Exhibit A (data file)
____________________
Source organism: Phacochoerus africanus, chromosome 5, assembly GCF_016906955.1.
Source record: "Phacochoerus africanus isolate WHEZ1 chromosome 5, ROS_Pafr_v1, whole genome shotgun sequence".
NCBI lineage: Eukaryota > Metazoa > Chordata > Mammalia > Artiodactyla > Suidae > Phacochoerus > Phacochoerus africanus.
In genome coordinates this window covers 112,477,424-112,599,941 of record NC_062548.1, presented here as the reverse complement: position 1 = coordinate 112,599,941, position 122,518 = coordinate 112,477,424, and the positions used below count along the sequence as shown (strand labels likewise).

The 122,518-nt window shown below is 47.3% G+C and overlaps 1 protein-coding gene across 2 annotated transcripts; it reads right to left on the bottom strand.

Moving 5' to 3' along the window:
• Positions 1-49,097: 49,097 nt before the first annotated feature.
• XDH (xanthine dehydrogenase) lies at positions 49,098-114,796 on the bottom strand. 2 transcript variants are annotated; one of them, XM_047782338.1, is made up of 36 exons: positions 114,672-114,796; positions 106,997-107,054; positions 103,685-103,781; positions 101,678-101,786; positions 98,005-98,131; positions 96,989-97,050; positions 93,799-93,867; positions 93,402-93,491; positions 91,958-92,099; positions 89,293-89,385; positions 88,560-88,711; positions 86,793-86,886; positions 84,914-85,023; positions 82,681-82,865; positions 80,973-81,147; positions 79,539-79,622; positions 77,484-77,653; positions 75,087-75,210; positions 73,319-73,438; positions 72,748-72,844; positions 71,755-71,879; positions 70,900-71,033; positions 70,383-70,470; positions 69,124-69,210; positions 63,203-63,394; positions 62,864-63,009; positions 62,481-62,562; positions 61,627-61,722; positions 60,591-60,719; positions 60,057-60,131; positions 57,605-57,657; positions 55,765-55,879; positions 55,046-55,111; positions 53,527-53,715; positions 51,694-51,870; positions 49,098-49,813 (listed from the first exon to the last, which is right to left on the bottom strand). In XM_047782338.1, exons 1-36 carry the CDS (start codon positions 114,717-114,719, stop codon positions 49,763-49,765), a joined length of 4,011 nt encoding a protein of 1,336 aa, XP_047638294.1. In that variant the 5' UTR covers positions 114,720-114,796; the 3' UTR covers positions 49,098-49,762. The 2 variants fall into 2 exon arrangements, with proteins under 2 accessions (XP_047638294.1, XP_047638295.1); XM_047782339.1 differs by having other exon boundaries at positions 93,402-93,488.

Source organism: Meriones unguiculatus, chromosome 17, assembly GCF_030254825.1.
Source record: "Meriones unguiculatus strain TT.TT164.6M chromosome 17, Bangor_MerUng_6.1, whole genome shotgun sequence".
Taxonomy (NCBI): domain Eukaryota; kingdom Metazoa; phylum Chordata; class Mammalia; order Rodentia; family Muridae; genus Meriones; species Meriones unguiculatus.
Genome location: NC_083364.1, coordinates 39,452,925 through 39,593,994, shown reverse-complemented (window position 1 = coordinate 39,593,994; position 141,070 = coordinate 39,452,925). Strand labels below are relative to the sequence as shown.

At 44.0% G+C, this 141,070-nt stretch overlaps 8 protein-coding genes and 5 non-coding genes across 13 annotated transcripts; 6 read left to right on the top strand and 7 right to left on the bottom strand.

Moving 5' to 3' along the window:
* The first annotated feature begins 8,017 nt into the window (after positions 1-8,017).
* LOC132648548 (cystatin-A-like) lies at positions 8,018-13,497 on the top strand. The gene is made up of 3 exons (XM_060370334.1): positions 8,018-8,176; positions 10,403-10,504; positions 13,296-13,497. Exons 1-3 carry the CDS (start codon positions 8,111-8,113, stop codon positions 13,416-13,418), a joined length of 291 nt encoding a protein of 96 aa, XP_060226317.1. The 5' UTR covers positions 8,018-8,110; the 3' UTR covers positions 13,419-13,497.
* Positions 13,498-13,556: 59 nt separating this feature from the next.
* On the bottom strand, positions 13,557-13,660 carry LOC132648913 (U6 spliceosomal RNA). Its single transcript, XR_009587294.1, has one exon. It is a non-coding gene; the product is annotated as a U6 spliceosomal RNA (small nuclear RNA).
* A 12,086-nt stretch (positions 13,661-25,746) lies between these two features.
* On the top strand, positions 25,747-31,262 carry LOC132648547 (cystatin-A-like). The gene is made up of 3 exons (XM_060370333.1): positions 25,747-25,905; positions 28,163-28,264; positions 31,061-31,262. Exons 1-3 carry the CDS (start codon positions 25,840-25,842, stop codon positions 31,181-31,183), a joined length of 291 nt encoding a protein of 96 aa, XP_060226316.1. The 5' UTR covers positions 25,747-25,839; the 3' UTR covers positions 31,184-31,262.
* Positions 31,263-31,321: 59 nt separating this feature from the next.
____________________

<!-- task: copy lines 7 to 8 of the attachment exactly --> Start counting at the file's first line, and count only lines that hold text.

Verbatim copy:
• Positions 1-49,097: 49,097 nt before the first annotated feature.
• XDH (xanthine dehydrogenase) lies at positions 49,098-114,796 on the bottom strand. 2 transcript variants are annotated; one of them, XM_047782338.1, is made up of 36 exons: positions 114,672-114,796; positions 106,997-107,054; positions 103,685-103,781; positions 101,678-101,786; positions 98,005-98,131; positions 96,989-97,050; positions 93,799-93,867; positions 93,402-93,491; positions 91,958-92,099; positions 89,293-89,385; positions 88,560-88,711; positions 86,793-86,886; positions 84,914-85,023; positions 82,681-82,865; positions 80,973-81,147; positions 79,539-79,622; positions 77,484-77,653; positions 75,087-75,210; positions 73,319-73,438; positions 72,748-72,844; positions 71,755-71,879; positions 70,900-71,033; positions 70,383-70,470; positions 69,124-69,210; positions 63,203-63,394; positions 62,864-63,009; positions 62,481-62,562; positions 61,627-61,722; positions 60,591-60,719; positions 60,057-60,131; positions 57,605-57,657; positions 55,765-55,879; positions 55,046-55,111; positions 53,527-53,715; positions 51,694-51,870; positions 49,098-49,813 (listed from the first exon to the last, which is right to left on the bottom strand). In XM_047782338.1, exons 1-36 carry the CDS (start codon positions 114,717-114,719, stop codon positions 49,763-49,765), a joined length of 4,011 nt encoding a protein of 1,336 aa, XP_047638294.1. In that variant the 5' UTR covers positions 114,720-114,796; the 3' UTR covers positions 49,098-49,762. The 2 variants fall into 2 exon arrangements, with proteins under 2 accessions (XP_047638294.1, XP_047638295.1); XM_047782339.1 differs by having other exon boundaries at positions 93,402-93,488.